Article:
Upon collaborating with British producer Danny Cordell on a session for Georgie Fame, Visconti relocated to London in 1968; there he produced T. Rex's second LP, Prophets, Seers & Sages, followed a year later by Bowie's Space Oddity. Although work with artists including Badfinger, the Strawbs, and Gentle Giant followed during the early years of the next decade, Bowie and T. Rex remained the two acts to whose fates Visconti was inextricably tied. For Bowie, he helmed albums including The Man Who Sold the World, Diamond Dogs, and the excellent Young Americans; for T. Rex he produced the back-to-back classics Electric Warrior and The Slider. Although frontman Marc Bolan's 1977 death brought T. Rex's career to a tragic halt, Visconti continued working with Bowie as the decade drew to a close, collaborating on the so-called "Berlin trilogy" of Low, Heroes, and Lodger. Scary Monsters (And Super Creeps), from 1980, was their last major joint venture.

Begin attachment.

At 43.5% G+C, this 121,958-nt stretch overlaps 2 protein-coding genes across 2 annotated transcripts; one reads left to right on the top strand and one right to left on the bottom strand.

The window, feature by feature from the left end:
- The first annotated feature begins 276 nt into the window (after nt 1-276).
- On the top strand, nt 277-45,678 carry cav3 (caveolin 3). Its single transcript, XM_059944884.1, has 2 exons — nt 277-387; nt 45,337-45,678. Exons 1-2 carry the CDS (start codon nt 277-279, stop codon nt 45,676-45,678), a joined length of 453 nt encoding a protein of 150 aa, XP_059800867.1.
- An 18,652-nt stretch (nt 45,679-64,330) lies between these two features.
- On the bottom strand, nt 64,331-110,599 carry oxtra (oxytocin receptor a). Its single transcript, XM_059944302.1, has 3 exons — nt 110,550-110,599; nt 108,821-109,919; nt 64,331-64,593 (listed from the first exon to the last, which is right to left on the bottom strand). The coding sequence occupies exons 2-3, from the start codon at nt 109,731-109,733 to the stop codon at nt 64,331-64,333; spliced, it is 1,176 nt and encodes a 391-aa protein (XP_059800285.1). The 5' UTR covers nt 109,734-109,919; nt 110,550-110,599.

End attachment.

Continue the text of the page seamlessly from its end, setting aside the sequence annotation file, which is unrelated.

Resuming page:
As the 1980s dawned, Visconti expanded into new musical territory, producing albums for artists ranging from former Yes frontman Jon Anderson (Animation) to the post-punk band the Boomtown Rats (Mondo Bongo and V Deep) to new wavers Altered Images (Bite). As the decade progressed, he helmed the Moody Blues' 1986 comeback record The Other Side of Life, launching the hit "Your Wildest Dreams"; several other albums with the venerable group followed, and the Moodies remained his primary focus for the remainder of the decade. Although Visconti's visibility and influence were diminished by the 1990s, his past triumphs remained a formative inspiration behind any number of contemporary artists, a legacy acknowledged when ex-Stone Roses guitarist John Squire tapped him to produce 1997's Do It Yourself, the debut from Squire's new band, the Seahorses. ~ Jason Ankeny, Rovi